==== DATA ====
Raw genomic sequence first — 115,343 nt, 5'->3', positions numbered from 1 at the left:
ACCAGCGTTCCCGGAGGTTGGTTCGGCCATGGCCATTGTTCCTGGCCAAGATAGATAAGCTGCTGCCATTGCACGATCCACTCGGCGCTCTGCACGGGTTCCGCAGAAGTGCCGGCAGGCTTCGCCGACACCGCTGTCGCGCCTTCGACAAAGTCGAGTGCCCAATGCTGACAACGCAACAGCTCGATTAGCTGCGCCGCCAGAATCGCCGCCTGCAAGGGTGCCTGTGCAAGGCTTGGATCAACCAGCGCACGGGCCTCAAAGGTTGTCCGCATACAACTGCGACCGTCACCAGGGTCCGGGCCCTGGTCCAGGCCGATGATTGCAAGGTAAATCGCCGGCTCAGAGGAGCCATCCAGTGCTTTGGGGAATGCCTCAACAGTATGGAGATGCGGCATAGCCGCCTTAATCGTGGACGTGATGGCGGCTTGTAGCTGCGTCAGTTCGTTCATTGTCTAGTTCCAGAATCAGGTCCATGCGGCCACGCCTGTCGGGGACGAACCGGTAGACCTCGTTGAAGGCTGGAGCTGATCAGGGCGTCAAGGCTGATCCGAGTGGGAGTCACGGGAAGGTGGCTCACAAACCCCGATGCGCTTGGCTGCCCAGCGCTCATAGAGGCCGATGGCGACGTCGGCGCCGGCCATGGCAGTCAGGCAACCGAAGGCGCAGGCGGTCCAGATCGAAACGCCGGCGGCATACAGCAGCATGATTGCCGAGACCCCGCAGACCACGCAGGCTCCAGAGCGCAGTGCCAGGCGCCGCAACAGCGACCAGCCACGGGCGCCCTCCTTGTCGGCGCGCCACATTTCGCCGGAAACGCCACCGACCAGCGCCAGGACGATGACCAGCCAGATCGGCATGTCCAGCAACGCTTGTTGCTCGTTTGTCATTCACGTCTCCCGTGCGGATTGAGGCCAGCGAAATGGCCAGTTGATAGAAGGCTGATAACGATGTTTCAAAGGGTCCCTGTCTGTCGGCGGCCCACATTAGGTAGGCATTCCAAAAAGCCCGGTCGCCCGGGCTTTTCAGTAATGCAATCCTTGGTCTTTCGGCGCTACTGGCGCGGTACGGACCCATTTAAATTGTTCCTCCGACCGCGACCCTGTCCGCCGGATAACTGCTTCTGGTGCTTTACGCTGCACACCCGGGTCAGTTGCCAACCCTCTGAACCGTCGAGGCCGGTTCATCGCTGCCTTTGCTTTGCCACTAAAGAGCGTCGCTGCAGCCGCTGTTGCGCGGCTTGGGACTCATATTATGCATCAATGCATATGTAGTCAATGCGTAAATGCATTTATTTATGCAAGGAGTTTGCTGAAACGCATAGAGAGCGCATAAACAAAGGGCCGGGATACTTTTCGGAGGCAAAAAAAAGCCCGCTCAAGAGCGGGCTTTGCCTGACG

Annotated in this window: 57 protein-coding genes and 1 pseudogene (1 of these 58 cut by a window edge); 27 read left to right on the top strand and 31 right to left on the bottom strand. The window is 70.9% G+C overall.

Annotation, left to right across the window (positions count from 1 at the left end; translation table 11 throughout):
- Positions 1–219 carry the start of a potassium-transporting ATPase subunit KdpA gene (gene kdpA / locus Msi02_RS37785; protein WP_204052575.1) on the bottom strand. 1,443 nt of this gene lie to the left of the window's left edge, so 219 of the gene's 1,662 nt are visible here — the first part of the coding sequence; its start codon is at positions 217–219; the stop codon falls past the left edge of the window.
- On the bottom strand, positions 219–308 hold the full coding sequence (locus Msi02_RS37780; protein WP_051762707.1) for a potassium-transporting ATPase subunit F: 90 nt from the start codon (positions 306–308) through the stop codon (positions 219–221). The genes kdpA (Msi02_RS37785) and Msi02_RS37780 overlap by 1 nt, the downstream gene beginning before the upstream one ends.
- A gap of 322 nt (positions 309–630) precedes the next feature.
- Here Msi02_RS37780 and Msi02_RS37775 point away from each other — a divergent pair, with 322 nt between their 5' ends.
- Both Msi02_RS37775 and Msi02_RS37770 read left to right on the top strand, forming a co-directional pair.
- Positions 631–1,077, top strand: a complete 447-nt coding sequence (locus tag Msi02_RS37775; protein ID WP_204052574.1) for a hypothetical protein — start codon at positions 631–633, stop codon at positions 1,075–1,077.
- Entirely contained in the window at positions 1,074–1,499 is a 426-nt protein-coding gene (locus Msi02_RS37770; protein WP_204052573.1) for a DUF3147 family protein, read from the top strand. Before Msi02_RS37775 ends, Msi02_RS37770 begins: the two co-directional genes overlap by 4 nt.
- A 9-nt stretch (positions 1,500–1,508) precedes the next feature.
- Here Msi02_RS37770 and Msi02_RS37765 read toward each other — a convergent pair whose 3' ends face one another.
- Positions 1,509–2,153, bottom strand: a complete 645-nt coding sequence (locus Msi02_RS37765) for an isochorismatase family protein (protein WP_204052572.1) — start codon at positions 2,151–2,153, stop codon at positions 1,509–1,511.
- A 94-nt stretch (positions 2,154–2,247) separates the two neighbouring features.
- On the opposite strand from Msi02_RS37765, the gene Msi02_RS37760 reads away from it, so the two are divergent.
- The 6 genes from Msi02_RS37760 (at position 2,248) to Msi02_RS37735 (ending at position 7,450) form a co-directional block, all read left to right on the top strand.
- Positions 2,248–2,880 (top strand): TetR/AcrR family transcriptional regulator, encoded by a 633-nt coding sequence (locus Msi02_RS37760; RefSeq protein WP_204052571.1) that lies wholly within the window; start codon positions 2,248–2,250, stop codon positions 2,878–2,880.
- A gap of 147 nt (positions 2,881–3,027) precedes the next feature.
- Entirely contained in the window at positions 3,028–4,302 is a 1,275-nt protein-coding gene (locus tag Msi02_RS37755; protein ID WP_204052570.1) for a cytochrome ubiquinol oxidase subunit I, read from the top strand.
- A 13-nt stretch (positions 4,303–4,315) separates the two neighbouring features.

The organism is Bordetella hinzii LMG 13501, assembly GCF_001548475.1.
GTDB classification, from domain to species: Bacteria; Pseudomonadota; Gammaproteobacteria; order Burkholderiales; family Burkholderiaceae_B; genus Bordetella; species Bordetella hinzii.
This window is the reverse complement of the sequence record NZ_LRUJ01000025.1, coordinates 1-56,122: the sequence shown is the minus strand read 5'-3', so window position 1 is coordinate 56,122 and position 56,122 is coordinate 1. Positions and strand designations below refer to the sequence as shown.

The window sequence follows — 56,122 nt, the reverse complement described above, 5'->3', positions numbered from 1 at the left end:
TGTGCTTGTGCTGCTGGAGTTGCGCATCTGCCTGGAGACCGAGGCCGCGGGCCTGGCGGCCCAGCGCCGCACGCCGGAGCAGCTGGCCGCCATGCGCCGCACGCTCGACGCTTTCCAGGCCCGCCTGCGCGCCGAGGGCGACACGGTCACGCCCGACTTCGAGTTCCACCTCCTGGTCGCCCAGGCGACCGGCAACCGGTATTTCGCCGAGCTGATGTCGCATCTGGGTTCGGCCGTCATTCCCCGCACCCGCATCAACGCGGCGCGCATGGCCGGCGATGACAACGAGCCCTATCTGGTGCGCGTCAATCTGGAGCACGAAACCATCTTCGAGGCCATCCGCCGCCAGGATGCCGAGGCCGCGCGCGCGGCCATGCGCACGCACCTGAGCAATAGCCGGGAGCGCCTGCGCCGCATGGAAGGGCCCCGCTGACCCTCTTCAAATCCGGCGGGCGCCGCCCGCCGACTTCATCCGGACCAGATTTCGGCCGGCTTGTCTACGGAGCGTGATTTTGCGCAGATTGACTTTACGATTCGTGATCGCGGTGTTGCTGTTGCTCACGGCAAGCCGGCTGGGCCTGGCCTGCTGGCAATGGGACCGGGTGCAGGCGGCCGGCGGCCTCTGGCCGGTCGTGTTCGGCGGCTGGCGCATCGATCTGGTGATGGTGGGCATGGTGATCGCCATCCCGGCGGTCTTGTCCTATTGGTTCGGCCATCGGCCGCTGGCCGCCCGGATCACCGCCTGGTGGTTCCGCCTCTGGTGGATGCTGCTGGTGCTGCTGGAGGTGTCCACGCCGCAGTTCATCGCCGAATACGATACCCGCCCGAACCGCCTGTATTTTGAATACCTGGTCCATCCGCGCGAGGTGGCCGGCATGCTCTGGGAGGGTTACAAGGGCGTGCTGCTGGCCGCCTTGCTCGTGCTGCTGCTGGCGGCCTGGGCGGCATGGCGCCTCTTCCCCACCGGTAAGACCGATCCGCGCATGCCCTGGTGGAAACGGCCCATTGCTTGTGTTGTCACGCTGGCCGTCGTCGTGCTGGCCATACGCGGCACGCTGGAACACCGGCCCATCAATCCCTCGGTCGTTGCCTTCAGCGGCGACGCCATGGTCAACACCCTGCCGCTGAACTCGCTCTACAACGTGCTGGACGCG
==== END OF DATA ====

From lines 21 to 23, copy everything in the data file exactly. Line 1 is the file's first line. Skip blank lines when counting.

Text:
- A 13-nt stretch (positions 4,303–4,315) separates the two neighbouring features.

The organism is Bordetella hinzii LMG 13501, assembly GCF_001548475.1.
GTDB classification, from domain to species: Bacteria; Pseudomonadota; Gammaproteobacteria; order Burkholderiales; family Burkholderiaceae_B; genus Bordetella; species Bordetella hinzii.